Saturday, April 29, 2023

To and from New England

TL;DR -- In 1794, Sam Dunn published a map of the territory of what was to be the U.S. The whole of the middle is empty. Taos NM and New Orleans LA are exceptions. These were of other cultures, namely New Spain. This map can be used to look at the period up to about 50 years ago (perhaps more); since then technology has been the focus as we can see with the current involvement with releases of what are called AIs (artificial intelligences). Too, early on people went west and south. The former got attention. We have a book, now, to start study of those going south. 


Earlier, we looked at a map of North America from 1794. It is fairly sparse in terms of information as the mapmaker was in London going on second-hand information. See post on Sam Dunn. But, too, travel was hard. The space was wide-open in a sense. 

So, this 1794 map will feature as we research the carving of the land and the participation of such by New Englanders. At the same time, the map will get involved with our discussions of technology. The U.S. grew from a small footprint to cover a wide expanse in 200 years or so. In the last 50 years, the focus has been technology of types. At the same time, the infrastructure decayed.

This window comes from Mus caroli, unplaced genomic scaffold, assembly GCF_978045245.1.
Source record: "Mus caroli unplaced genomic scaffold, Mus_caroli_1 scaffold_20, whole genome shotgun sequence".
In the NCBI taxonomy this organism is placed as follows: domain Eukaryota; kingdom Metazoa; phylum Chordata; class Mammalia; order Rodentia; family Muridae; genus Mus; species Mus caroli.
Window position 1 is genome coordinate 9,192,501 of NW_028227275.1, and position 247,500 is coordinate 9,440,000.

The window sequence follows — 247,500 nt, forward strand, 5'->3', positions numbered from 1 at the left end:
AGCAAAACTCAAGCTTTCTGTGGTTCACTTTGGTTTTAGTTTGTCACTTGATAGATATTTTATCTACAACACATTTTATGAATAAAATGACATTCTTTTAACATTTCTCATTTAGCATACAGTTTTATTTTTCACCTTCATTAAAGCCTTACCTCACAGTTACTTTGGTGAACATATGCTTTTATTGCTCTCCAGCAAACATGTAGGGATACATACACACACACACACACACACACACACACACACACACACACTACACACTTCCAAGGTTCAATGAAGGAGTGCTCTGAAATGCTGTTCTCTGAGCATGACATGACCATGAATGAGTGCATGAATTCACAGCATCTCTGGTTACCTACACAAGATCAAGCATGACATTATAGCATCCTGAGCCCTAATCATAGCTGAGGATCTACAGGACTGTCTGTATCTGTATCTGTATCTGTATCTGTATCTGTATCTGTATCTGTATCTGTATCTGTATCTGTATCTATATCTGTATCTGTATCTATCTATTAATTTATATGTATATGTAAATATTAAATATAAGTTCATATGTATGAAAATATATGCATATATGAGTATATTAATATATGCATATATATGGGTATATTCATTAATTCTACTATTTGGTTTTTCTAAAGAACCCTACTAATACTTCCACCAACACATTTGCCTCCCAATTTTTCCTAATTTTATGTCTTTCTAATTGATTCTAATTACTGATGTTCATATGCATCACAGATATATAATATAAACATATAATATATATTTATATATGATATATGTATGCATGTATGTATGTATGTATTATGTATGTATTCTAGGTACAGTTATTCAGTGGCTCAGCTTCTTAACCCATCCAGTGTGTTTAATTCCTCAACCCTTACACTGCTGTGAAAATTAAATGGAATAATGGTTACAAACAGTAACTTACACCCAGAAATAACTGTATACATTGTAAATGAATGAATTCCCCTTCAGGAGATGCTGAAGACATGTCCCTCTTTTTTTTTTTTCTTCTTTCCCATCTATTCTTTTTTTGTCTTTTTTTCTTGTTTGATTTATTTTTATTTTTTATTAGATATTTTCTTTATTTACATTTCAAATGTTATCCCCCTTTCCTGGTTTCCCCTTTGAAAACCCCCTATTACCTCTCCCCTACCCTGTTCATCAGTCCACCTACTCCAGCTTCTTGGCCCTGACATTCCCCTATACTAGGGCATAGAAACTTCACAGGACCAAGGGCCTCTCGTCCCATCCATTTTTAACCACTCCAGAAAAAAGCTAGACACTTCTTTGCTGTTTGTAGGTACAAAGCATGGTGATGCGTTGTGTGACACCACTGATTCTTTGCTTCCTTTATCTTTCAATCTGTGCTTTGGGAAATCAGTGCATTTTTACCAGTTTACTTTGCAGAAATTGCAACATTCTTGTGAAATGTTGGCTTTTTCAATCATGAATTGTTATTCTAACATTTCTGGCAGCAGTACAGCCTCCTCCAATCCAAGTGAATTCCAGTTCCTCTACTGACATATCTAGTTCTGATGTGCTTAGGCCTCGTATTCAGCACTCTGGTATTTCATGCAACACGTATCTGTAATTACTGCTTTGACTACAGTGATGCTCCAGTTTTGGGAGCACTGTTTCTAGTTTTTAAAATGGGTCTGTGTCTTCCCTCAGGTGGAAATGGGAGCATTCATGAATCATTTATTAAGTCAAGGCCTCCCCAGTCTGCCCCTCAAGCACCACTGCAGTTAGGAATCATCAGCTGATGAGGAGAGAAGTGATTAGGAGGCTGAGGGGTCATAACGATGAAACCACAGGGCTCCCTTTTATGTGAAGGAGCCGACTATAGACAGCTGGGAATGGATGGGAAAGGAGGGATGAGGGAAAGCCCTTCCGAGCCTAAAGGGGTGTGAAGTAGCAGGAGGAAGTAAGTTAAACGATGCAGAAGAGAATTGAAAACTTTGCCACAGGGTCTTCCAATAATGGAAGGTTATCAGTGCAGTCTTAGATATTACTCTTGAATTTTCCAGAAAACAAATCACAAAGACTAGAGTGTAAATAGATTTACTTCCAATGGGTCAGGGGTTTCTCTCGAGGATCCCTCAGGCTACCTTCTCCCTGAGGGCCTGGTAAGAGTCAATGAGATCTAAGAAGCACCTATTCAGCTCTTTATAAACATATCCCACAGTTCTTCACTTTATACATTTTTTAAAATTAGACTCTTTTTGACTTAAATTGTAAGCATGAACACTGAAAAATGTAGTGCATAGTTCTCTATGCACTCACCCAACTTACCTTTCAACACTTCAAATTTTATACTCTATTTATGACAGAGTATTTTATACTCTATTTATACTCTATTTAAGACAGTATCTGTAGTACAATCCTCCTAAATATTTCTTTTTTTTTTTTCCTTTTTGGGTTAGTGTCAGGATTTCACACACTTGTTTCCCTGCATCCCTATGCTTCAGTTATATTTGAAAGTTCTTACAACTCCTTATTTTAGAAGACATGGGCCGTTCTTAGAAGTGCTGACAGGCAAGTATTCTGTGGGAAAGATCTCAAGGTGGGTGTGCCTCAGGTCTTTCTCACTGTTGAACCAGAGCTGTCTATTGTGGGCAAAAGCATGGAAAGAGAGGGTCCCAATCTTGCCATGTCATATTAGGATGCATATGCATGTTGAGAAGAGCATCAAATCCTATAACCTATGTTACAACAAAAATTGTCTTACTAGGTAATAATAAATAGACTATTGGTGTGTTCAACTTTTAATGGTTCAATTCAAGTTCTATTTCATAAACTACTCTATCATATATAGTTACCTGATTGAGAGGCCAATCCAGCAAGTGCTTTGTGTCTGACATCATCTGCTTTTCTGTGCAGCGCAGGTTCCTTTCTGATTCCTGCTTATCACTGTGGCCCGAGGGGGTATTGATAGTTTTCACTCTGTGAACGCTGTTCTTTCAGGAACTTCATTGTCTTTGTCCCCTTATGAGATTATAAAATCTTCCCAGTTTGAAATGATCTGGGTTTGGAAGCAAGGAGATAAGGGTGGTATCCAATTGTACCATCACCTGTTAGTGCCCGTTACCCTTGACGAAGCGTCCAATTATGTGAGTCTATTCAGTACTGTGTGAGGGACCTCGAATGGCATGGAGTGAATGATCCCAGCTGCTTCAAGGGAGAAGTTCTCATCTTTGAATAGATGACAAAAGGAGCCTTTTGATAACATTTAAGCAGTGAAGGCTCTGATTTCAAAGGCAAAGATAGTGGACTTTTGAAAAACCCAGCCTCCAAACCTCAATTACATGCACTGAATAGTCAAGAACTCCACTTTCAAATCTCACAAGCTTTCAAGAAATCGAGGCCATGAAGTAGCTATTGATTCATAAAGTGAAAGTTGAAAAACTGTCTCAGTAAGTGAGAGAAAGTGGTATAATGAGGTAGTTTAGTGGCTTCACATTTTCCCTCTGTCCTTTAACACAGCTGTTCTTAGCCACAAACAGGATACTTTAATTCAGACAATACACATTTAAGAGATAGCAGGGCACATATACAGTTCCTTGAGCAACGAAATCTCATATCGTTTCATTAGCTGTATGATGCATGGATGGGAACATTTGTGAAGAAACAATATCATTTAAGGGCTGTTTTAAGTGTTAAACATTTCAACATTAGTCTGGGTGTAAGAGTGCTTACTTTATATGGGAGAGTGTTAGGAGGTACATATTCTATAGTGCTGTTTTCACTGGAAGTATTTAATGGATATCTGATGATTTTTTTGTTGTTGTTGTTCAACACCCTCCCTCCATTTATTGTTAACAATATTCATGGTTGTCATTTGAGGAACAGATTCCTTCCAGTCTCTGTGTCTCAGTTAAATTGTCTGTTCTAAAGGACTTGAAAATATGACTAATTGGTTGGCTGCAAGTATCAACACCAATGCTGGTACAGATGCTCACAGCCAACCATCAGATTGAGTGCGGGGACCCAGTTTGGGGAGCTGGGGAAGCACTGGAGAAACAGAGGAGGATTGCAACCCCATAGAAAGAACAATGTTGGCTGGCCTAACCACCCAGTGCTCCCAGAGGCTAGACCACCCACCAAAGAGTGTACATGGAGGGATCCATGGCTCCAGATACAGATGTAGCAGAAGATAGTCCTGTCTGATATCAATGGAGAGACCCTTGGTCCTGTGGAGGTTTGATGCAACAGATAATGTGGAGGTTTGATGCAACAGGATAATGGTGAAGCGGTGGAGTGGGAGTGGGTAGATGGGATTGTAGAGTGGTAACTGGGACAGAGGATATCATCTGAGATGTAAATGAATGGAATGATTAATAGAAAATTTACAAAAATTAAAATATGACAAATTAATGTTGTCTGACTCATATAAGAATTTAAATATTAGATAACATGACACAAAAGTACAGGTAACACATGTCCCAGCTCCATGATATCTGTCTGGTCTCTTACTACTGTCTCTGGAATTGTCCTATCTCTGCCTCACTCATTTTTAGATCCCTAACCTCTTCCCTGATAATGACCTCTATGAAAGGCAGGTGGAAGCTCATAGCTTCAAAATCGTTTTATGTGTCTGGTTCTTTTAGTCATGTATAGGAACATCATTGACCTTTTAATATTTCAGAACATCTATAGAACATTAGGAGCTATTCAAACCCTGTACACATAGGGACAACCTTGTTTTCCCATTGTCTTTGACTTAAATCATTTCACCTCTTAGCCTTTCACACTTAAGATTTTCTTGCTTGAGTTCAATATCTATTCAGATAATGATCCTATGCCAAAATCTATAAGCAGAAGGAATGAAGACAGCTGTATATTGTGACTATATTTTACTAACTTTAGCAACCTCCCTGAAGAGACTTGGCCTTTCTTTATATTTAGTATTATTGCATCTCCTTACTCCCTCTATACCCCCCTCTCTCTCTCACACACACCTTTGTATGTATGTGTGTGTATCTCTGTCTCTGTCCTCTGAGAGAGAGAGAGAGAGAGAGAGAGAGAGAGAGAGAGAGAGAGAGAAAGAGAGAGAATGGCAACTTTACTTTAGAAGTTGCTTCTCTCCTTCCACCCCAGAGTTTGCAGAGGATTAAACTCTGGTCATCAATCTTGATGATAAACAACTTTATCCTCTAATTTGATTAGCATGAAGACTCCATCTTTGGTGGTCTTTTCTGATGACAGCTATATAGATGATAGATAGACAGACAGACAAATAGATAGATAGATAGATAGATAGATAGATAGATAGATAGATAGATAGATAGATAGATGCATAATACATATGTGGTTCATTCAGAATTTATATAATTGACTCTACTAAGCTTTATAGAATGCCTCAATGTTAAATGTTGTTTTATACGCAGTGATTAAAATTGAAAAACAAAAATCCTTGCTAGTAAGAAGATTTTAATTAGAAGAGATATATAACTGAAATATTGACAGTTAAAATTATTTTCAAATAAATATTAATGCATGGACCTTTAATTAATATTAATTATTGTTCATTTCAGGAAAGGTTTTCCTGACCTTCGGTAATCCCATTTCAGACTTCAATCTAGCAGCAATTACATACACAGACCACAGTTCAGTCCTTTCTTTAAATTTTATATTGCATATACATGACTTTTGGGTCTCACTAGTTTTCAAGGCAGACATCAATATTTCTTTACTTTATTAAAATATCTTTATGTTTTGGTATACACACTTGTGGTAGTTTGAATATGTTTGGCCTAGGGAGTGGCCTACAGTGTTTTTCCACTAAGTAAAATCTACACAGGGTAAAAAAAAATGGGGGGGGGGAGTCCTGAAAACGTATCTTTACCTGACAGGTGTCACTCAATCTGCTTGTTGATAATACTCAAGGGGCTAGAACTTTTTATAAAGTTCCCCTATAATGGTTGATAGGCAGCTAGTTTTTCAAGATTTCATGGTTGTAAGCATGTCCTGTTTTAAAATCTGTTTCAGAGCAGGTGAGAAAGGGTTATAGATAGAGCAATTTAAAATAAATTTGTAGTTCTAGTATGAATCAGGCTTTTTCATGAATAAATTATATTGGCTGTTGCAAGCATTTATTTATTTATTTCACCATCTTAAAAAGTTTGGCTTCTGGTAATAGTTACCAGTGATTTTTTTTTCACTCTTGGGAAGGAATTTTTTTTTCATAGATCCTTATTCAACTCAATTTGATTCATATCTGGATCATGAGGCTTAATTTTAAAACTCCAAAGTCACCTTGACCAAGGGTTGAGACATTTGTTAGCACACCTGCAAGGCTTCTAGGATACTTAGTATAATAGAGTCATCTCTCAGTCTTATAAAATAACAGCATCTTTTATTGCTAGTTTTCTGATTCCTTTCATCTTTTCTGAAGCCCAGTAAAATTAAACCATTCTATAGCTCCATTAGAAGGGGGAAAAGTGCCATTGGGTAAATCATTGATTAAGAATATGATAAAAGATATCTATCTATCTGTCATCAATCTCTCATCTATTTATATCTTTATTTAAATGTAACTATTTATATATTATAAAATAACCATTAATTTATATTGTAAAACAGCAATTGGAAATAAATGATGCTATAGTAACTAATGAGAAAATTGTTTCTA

Now, we knew of movement south from northern New England. This was an early18th Century phenomenon that halted with the advent of the Revolutionary War. In particular, known families left and went south and west. 

Movement picked up apace after the Lewis & Clark expedition. An example is the excursion sponsored by Ipswich of Essex County of MA. Veterans were restless; a good use of their energy was starting Ohio and other points west. 

Getting back to families, Melissa Davenport Berry, a writer on the history of New England, discovered a book that gives details about the movement of families from Nantucket to the south. It has the title of "Our Quaker Friends of Ye Olden Time" and is available on-line in the PDF format. The author was Edward Henry Hall, of the 1851 class of Harvard. The book's first part is "a transcript of the minute books of Cedar Creek Meeting, Hanover County, and the South River Meeting, Campbell County, VA" and includes births and deaths, marriages, and more. 

Then, an Appendix (pages 171-277) provides a "Historical Sketch" that is quite detailed plus some information on the Quaker views. Then, there are brief looks at prominent families and the publication of a diary.  

Remarks: Modified: 04/29/2023

04/29/2023 -- 

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